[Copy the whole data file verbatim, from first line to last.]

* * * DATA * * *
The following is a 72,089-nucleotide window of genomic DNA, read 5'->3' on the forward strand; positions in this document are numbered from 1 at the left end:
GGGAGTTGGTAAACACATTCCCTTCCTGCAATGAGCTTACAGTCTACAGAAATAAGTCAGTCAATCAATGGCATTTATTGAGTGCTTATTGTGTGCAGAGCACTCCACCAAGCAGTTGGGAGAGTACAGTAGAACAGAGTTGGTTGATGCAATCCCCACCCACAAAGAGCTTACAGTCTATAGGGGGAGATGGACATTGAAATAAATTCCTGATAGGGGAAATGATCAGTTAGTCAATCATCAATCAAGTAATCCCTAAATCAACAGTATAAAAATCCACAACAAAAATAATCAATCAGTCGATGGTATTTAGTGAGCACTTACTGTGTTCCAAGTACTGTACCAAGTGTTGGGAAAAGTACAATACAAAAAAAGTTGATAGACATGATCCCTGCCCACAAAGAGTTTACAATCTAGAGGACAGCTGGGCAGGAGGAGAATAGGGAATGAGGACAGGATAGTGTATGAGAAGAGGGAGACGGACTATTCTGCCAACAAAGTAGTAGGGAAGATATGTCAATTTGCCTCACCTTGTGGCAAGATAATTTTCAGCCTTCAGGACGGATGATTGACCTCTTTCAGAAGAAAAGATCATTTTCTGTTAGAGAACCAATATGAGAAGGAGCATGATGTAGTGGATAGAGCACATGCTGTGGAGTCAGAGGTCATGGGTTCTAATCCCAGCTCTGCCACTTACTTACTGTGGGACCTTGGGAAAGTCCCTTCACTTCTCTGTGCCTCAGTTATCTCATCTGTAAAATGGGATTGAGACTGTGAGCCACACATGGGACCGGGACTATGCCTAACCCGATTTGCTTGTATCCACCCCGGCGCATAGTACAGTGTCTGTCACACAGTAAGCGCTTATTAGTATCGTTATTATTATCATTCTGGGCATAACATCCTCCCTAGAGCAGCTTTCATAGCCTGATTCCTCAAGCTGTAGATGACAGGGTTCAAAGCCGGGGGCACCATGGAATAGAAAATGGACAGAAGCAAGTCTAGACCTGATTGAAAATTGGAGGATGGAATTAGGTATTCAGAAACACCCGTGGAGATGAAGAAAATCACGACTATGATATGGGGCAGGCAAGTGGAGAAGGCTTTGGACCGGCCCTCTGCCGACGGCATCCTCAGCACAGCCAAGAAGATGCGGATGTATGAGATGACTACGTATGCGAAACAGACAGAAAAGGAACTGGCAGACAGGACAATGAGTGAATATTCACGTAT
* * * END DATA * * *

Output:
The following is a 72,089-nucleotide window of genomic DNA, read 5'->3' on the forward strand; positions in this document are numbered from 1 at the left end:
GGGAGTTGGTAAACACATTCCCTTCCTGCAATGAGCTTACAGTCTACAGAAATAAGTCAGTCAATCAATGGCATTTATTGAGTGCTTATTGTGTGCAGAGCACTCCACCAAGCAGTTGGGAGAGTACAGTAGAACAGAGTTGGTTGATGCAATCCCCACCCACAAAGAGCTTACAGTCTATAGGGGGAGATGGACATTGAAATAAATTCCTGATAGGGGAAATGATCAGTTAGTCAATCATCAATCAAGTAATCCCTAAATCAACAGTATAAAAATCCACAACAAAAATAATCAATCAGTCGATGGTATTTAGTGAGCACTTACTGTGTTCCAAGTACTGTACCAAGTGTTGGGAAAAGTACAATACAAAAAAAGTTGATAGACATGATCCCTGCCCACAAAGAGTTTACAATCTAGAGGACAGCTGGGCAGGAGGAGAATAGGGAATGAGGACAGGATAGTGTATGAGAAGAGGGAGACGGACTATTCTGCCAACAAAGTAGTAGGGAAGATATGTCAATTTGCCTCACCTTGTGGCAAGATAATTTTCAGCCTTCAGGACGGATGATTGACCTCTTTCAGAAGAAAAGATCATTTTCTGTTAGAGAACCAATATGAGAAGGAGCATGATGTAGTGGATAGAGCACATGCTGTGGAGTCAGAGGTCATGGGTTCTAATCCCAGCTCTGCCACTTACTTACTGTGGGACCTTGGGAAAGTCCCTTCACTTCTCTGTGCCTCAGTTATCTCATCTGTAAAATGGGATTGAGACTGTGAGCCACACATGGGACCGGGACTATGCCTAACCCGATTTGCTTGTATCCACCCCGGCGCATAGTACAGTGTCTGTCACACAGTAAGCGCTTATTAGTATCGTTATTATTATCATTCTGGGCATAACATCCTCCCTAGAGCAGCTTTCATAGCCTGATTCCTCAAGCTGTAGATGACAGGGTTCAAAGCCGGGGGCACCATGGAATAGAAAATGGACAGAAGCAAGTCTAGACCTGATTGAAAATTGGAGGATGGAATTAGGTATTCAGAAACACCCGTGGAGATGAAGAAAATCACGACTATGATATGGGGCAGGCAAGTGGAGAAGGCTTTGGACCGGCCCTCTGCCGACGGCATCCTCAGCACAGCCAAGAAGATGCGGATGTATGAGATGACTACGTATGCGAAACAGACAGAAAAGGAACTGGCAGACAGGACAATGAGTGAATATTCACGTAT